18/10/2012 16:09 BST | Updated 18/10/2012 17:12 BST

Greek Anti-Austerity Strike Turns Violent In Athens

A man died during violent clashes in Athens as 40,000 strikers pitted themselves against riot police on the streets of the Greek capital.

Petrol bombs hurled by protesters exploded at the feet of police who returned fire with tear gas and baton charges.

Officials say the 65-year-old died of a heart attack but local media is reporting that he was tear-gassed.

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Union leaders claimed 80,000 people attended the march but official figures are closer to 40,000

The country's 20th general strike in two years has been called in Greece to coincide with a meeting of EU leaders in Brussels.

Greeks are demonstrating against further austerity measures imposed by the EU and International Monetary Fund (IMF), as the near-bankrupt country struggles to secure a 13.5bn-euro (£11bn) bailout fund.

Without a bailout, Greece will run out of money next week.

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Greece is trying to secure bailout funding from the EU and IMF

Five years of recession have taken their toll on the population and many feel that any further wage and pension cuts will ruin the country.

A quarter of Greece's workforce is already unemployed.

Tania Karayiannis, of at ADEDY, a civil servants' union, told the Guardian: "Greeks are becoming increasingly conscious of what is happening.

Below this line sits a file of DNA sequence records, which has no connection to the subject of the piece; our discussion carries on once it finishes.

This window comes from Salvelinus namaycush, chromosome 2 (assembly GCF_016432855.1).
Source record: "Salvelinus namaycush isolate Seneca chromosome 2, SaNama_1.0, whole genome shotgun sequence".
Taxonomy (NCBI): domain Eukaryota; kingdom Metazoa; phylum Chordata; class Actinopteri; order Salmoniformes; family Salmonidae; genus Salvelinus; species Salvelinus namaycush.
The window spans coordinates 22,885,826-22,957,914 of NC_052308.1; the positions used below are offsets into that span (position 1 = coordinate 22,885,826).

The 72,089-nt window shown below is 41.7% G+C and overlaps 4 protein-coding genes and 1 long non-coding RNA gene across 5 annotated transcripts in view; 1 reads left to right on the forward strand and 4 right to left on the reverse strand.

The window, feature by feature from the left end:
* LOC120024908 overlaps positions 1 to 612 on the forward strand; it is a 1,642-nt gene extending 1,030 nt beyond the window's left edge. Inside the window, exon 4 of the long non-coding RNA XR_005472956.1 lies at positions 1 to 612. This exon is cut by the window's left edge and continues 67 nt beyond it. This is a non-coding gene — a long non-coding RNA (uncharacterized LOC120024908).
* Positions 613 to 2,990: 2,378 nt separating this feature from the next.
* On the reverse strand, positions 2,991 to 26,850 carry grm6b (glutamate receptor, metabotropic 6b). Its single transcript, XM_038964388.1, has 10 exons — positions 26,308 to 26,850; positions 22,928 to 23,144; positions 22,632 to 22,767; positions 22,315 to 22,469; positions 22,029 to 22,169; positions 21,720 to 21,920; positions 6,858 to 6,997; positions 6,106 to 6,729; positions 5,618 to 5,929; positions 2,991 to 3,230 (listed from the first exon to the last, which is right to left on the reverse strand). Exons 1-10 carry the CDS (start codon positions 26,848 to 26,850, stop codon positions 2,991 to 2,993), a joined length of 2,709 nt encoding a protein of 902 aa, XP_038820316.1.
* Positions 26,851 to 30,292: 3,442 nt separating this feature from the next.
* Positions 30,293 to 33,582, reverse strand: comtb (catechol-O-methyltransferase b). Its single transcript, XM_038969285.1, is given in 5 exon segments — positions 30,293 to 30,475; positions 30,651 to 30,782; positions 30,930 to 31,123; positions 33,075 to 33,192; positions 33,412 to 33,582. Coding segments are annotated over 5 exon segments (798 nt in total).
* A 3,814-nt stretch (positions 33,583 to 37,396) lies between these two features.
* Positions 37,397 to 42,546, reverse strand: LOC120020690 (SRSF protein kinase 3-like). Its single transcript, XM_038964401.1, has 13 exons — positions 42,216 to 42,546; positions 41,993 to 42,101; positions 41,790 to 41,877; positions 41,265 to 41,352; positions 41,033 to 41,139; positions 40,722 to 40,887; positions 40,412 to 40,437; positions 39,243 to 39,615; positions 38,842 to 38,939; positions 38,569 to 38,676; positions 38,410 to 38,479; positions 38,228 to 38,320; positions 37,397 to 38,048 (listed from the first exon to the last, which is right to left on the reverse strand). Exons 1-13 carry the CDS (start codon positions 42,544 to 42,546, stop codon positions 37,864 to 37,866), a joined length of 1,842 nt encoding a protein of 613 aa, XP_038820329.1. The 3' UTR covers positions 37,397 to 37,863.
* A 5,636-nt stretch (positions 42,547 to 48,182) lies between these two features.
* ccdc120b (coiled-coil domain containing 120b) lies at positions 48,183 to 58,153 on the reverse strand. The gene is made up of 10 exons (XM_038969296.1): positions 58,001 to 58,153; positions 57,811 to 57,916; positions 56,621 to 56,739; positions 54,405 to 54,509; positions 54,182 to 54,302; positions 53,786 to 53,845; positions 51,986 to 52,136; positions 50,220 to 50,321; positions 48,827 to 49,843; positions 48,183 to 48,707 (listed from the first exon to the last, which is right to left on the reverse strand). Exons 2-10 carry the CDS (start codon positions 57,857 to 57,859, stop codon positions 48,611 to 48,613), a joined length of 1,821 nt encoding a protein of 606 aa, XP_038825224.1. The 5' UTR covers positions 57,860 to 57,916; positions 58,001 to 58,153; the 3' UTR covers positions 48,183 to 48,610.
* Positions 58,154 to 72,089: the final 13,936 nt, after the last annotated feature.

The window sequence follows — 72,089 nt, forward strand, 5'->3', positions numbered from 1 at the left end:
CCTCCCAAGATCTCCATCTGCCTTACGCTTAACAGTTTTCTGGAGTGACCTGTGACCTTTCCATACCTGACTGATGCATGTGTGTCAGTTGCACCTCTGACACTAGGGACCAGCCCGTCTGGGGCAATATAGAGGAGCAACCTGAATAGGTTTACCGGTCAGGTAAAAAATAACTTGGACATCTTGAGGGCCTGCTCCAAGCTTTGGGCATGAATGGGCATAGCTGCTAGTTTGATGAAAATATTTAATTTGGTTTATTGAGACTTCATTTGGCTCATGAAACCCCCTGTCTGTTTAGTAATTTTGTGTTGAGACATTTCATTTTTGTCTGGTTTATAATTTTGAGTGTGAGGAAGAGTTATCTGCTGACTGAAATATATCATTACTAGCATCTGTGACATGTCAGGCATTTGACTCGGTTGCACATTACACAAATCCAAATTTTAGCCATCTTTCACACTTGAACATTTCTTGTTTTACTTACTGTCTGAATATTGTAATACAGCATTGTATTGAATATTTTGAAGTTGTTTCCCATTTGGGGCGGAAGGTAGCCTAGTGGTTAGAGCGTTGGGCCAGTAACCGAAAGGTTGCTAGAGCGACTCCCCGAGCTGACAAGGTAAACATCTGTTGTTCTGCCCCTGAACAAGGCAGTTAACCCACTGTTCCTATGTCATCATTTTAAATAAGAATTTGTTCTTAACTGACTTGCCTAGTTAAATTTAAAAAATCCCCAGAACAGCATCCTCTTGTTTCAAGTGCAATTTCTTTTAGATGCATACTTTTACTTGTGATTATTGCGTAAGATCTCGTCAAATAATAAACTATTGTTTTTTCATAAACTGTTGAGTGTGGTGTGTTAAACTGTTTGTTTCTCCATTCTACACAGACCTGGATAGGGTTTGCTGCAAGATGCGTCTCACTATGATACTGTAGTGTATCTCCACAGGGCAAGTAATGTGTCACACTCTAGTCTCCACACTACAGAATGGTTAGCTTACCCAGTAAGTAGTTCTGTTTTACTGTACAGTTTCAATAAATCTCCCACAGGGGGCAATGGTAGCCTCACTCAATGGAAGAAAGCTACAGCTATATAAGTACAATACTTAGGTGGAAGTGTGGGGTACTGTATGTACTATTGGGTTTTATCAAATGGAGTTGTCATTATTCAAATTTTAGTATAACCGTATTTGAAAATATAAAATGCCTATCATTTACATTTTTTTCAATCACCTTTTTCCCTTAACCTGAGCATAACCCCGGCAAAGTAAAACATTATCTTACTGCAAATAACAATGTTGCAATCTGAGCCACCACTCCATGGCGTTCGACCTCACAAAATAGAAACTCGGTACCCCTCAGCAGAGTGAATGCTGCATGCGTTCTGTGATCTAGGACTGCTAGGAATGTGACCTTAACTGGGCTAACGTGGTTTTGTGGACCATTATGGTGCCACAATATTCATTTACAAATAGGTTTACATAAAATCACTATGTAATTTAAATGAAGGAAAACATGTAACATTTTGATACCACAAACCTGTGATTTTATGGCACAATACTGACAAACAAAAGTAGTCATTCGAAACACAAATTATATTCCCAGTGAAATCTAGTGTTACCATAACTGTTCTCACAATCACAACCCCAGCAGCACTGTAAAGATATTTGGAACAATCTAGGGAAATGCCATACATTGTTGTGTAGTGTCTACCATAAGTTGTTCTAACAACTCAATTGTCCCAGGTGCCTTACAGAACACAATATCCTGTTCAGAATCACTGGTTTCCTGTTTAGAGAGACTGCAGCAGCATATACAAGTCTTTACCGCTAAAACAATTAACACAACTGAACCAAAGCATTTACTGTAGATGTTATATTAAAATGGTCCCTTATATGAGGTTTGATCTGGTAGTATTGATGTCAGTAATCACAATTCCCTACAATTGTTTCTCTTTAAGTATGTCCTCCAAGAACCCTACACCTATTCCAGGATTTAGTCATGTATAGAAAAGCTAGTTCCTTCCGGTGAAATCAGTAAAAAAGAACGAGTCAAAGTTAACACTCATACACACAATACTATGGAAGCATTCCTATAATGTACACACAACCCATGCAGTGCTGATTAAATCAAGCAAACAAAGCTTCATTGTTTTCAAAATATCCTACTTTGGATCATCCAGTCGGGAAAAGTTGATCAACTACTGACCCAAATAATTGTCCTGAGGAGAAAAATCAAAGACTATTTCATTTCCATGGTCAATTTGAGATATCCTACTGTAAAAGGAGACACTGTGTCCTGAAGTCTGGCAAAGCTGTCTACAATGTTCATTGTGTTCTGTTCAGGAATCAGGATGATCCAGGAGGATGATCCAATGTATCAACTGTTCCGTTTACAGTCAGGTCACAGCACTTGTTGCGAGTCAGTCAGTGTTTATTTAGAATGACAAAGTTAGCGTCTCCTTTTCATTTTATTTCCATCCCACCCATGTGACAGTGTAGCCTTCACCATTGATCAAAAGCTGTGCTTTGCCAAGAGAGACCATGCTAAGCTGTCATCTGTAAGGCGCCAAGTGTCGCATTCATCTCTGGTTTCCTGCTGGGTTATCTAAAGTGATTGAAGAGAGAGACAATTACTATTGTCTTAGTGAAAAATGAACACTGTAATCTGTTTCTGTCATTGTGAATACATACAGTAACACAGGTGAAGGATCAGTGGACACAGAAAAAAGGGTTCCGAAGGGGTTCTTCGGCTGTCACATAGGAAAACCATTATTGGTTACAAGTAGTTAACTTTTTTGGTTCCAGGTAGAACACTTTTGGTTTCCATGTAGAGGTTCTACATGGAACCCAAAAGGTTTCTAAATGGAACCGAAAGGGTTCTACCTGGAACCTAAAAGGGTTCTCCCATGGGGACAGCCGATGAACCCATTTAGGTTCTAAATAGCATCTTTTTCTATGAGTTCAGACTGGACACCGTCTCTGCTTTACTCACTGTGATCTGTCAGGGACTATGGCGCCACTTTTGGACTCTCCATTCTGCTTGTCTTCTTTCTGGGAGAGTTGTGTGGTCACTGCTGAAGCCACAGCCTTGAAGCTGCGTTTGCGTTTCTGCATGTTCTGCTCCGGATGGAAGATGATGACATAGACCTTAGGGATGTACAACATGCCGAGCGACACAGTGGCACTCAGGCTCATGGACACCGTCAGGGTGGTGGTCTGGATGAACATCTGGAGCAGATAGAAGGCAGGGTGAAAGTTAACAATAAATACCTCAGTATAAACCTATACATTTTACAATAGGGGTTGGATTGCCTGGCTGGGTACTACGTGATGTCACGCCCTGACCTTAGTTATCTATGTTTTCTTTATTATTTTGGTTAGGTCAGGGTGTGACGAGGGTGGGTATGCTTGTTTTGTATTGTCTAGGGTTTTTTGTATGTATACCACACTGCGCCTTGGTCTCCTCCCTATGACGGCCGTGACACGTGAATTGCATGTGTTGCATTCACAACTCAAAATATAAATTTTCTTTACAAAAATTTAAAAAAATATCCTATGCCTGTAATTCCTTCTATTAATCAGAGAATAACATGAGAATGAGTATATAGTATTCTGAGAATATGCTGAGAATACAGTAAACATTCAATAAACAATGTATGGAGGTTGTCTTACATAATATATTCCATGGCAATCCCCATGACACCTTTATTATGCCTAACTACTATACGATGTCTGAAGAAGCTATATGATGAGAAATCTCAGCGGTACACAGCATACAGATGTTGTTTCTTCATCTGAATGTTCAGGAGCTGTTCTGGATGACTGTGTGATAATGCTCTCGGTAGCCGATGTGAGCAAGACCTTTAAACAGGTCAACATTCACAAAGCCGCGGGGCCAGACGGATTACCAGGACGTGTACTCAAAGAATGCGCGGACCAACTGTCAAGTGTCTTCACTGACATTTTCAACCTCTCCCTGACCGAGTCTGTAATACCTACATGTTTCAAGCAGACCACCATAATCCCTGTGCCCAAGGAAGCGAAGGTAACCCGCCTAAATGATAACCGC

"The political leadership of this country should not under-estimate that.

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It is the 20th strike in two years

"If they don't take our opposition seriously they will bear historic responsibility for the disintegration of Greece's social fabric and the developments that will surely follow."

Many fear that austerity may be manifesting itself in the rise of far-right political groups such as Golden Dawn which currently has 18 seats in the Hellenic Parliament.

The 24-hour strike, instigated by the country's two biggest labour unions, ADEDY and GSEE, has ground most of the business and public sector to a halt.

"I am here to ensure that the measures won't go through and because I feel Greek people should have a say on what is being done," a demonstrator told CNN.

"There is no other way. The only way is for the working class to understand that we must change things. That what is happening is a result of a flawed system. And we must make sure that it stops to exist."